When I was nine years old I wanted to be an ornithologist.
Michael Morcombe's Field Guide to Australian Birds was a favourite book of my childhood. I'd do book reports on birds for a primary school teacher and we bred budgies at home - all named after Australian cricketers.
So I was amazed when I was spotted a scaly-breasted lorikeet for the first time in my life, right here, in Mollymook.
A pair of these almost completely green-coloured parrots had perched on a tree in our backyard among a small flock of argumentative rainbow lorikeets.
I was on the deck and asked my girlfriend to bring out the work camera. I thought it was someone's pet, but they were far too big to be a budgerigar.
I managed to snap two photos before the the flock flew over neighbouring yards towards the Beachside golf course.
We immediately googled - no need to raid the bookshelf anymore. Parakeet, lorikeet, what was it?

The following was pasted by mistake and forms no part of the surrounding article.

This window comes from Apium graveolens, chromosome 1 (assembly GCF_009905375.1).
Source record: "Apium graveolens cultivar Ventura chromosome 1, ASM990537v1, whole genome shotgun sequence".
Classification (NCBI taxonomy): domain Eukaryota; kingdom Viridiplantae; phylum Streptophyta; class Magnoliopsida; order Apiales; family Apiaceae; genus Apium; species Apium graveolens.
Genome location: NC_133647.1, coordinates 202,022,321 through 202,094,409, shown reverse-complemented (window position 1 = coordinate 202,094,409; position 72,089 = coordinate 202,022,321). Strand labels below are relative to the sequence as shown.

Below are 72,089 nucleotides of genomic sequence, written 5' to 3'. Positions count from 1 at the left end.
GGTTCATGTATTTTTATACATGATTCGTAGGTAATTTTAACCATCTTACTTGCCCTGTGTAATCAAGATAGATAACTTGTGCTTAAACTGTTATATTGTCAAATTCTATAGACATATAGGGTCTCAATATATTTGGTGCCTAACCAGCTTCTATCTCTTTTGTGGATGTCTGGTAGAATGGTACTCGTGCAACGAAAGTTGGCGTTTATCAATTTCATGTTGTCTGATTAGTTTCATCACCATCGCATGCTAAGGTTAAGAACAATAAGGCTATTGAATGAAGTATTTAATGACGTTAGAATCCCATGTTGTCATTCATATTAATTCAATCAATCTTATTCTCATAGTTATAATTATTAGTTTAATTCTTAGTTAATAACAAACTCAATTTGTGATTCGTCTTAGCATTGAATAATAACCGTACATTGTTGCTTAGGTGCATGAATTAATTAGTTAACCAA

Digging down we discovered it was the Trichoglossus chlorolepidotus or scaly-breasted lorikeet. The Australian Museum says the bird lives in lowland eucalypt forests and woodlands, and also well-treed urban areas.
It ranges from the tip of Cape York in Queensland through to Wollongong. I guess these guys were lost.
The are known to join rainbow lorikeet flocks when they feed on nectar and pollen from eucalypts, however, may be bullied when it comes to artificial food sources like the hanging seed tray in our tree.
It's the small find that makes a day, so I wonder what will I discover this weekend?
If you do photograph something unusual, send it to us to run as our pic of the week. Email firstname.lastname@example.org.